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Sunday, January 08, 2017

Robert Sheppard: Roy Bayfield’s new book Desire Paths: Real Walks to Nonreal Places

Edge Hill colleague Roy Bayfield’s new book Desire Paths: Real Walks to Nonreal Places (Axminster: Triarchy Press, 2016) is a glorious exploration of Nonreal Places. As the publishers say: 'Among the book’s many characters and diversions are Wetherspoons, Capt. Picard, the Navy Cut sailor, the buried ‘Spirit of Brighton’, Wendy Craig, Harrods, Buddhism’s Six Realms of Desire, ‘Things to Do...’ tourist brochures, Argleton redux, the abyss, strip-lynchets, punk residues, Milton Keynes, multiple identities and an inkling of what the future may hold for thoughtful walkers.' - See more here and here.


 He has had a little influence on my EUOIA project of nonreal poets in that his discovery of Argleton (see here) fed into my borrowing his Argleton University as a place for the Frislandic poet Hróbjartur Ríkeyjarson af Dvala to work for a while (Frisland, like Argleton, turned up on maps in the past) and in the name of the nonreal Edge Hill student Jason Argleton. (For the EUIOA, see here).

Roy comes from Portslade (in Sussex on the South Coast). In one bit he quotes me and explains the Southwick/Portslade conflict thus:

‘I don’t remember seeing Portslade on the radar screen…’ wrote Robert Sheppard in his chapbook The Given – a moment forgotten by the writer but remembered in a journal entry from an earlier decade. Robert was raised in Southwick, the town next to Portslade, and such dismissal is perhaps to be expected from the rival place, across the border in West Sussex. Admittedly, Portslade may not be on many people’s radars, at least not consciously so. (Bayfield 2016: 25)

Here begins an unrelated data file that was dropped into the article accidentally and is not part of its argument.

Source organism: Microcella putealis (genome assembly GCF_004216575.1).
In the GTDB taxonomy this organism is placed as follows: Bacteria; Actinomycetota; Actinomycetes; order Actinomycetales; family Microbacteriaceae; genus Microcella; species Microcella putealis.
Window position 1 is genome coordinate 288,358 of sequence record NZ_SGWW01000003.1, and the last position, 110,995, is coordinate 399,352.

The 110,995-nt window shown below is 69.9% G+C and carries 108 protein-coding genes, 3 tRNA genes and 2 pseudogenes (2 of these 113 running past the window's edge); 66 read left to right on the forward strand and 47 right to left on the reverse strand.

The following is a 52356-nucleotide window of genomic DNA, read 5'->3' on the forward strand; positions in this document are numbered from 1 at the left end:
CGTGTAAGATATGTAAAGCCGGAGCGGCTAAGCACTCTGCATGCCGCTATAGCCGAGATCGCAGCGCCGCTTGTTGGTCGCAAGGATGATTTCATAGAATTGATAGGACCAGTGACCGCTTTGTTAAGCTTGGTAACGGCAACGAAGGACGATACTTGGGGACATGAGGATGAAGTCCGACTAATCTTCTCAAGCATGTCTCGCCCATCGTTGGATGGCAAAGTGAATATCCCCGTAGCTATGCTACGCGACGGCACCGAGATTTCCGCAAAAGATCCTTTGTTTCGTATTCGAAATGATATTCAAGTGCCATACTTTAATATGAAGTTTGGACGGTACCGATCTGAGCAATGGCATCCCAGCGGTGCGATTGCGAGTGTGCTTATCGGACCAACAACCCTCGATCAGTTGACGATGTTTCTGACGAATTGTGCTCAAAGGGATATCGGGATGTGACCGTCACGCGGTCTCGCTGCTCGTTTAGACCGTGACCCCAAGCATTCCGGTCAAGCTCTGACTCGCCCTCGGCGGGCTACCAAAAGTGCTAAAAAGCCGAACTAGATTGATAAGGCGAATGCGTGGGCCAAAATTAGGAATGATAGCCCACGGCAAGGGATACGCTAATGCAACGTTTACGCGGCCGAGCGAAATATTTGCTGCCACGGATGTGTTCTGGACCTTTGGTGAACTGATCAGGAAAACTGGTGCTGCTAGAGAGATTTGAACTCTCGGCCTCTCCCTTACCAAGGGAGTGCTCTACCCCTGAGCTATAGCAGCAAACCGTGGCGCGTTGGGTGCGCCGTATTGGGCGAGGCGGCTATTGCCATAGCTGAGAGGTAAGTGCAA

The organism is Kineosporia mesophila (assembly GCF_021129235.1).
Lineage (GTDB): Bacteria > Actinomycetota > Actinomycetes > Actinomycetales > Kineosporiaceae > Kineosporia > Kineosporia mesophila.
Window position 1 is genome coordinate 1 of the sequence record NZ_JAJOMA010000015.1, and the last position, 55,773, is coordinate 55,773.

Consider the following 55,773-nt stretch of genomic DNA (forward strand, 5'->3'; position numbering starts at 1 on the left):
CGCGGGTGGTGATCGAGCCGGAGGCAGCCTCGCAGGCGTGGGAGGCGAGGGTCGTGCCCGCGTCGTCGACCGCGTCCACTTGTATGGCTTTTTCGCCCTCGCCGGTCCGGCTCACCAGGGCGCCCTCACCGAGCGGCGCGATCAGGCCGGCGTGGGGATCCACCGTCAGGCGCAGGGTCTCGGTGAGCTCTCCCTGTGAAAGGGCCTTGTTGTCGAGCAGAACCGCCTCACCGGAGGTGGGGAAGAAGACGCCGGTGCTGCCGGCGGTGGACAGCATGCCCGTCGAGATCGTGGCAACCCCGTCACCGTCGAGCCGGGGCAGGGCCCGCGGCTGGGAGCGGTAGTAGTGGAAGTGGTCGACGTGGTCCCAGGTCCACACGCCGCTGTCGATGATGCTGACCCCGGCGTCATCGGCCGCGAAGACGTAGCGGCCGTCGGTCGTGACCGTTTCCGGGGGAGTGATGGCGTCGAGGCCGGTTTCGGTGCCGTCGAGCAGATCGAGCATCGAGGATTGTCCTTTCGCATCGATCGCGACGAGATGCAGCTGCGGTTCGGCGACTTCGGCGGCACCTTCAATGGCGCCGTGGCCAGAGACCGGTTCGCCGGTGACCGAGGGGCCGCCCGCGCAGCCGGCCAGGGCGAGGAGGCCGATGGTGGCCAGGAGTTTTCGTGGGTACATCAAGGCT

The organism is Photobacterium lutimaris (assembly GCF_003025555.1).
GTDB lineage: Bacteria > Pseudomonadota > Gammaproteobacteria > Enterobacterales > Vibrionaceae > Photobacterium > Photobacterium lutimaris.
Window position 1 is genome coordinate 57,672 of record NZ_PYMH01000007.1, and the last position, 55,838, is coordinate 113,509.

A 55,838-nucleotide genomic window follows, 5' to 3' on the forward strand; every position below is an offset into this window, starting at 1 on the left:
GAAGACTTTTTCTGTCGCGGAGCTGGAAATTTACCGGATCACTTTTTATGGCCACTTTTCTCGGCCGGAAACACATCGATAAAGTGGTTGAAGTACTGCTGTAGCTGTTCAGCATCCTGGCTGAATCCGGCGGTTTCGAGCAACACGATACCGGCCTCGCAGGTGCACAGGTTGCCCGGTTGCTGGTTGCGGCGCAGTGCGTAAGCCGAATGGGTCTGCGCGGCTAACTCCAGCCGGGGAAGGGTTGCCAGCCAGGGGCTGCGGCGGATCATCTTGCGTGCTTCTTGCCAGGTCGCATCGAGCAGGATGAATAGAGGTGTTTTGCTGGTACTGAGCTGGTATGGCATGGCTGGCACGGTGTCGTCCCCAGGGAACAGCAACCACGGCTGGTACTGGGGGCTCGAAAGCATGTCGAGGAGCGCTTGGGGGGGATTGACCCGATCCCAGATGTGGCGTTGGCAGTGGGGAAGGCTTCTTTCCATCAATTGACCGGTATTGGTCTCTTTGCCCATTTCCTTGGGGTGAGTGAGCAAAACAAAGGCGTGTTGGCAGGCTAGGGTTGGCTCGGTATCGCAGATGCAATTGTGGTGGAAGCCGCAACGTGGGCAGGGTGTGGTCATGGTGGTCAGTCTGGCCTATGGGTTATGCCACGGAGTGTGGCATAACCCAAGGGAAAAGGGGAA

Later after explaining that the face on John Player’s cigarettes was a man from Portslade (so what! we in Southwick say, John Cowper Powys lived here; actually they don’t, nobody cares!) he explains further:

As a child, the border between East and West Sussex, Portslade and Southwick, running at the back of our garden, defined by a footpath and a row of electricity pylons, seemed like such a line. Merely by virtue of being on the other side of the line, Southwick seemed slightly uncanny. (28)

Perhaps I could write, ‘As a child I remembered that the East seemed like East Germany because it meant stepping back into an older generation by visiting grandparents as we crossed the border in the bus.’ But I like the idea of Southwick being uncanny. I do my best: here's the full passage Roy quotes from:


I don’t remember seeing Portslade on the radar screen, don’t remember the visit to HMS Collingwood. Inside the cupboard there are scribbled weather-charts. I don’t remember writing a list of stories I’d written. I don’t remember being shot at by somebody from a van. I don’t remember the good programme about Lenin on the radio. I don’t remember debating nuclear warfare in English. I don’t remember Kathy getting too close for comfort. I don’t remember the day Frank Sinatra retired. I remember the Ruby wine at the Romans, the way the barman would loll his tongue from the side of his mouth as he poured the soupy chemical liquid into Tony’s bottles. I don’t remember Doll and Arthur’s caravan at Selsey. I don’t remember witnessing Hitler’s last will and testament. I don’t remember arguing about Fats Waller. I don’t remember trying to define a book. I don’t remember writing a history of the avant-garde. I don’t remember recording Son House off the radio. I don’t remember thinking the prints of Blake ugly when I saw them at the British Museum. I don’t remember when I started writing poetry. I don’t remember getting a harmonica with Green Shield stamps. Or sea and sand with nothing familiar, perhaps a tent of evangelists.           
            I don’t remember David’s bottled fish.... 
The Given is reprinted and only available as part of my autrebiography Words Out of Time: see here and here. Read my account of writing The Given here.

Where I write about space, place and ambulation is in my prose piece, 'In Adopted Space' in Unfinish. Details here. Its first review from Steve Waling here

Here's Roy's response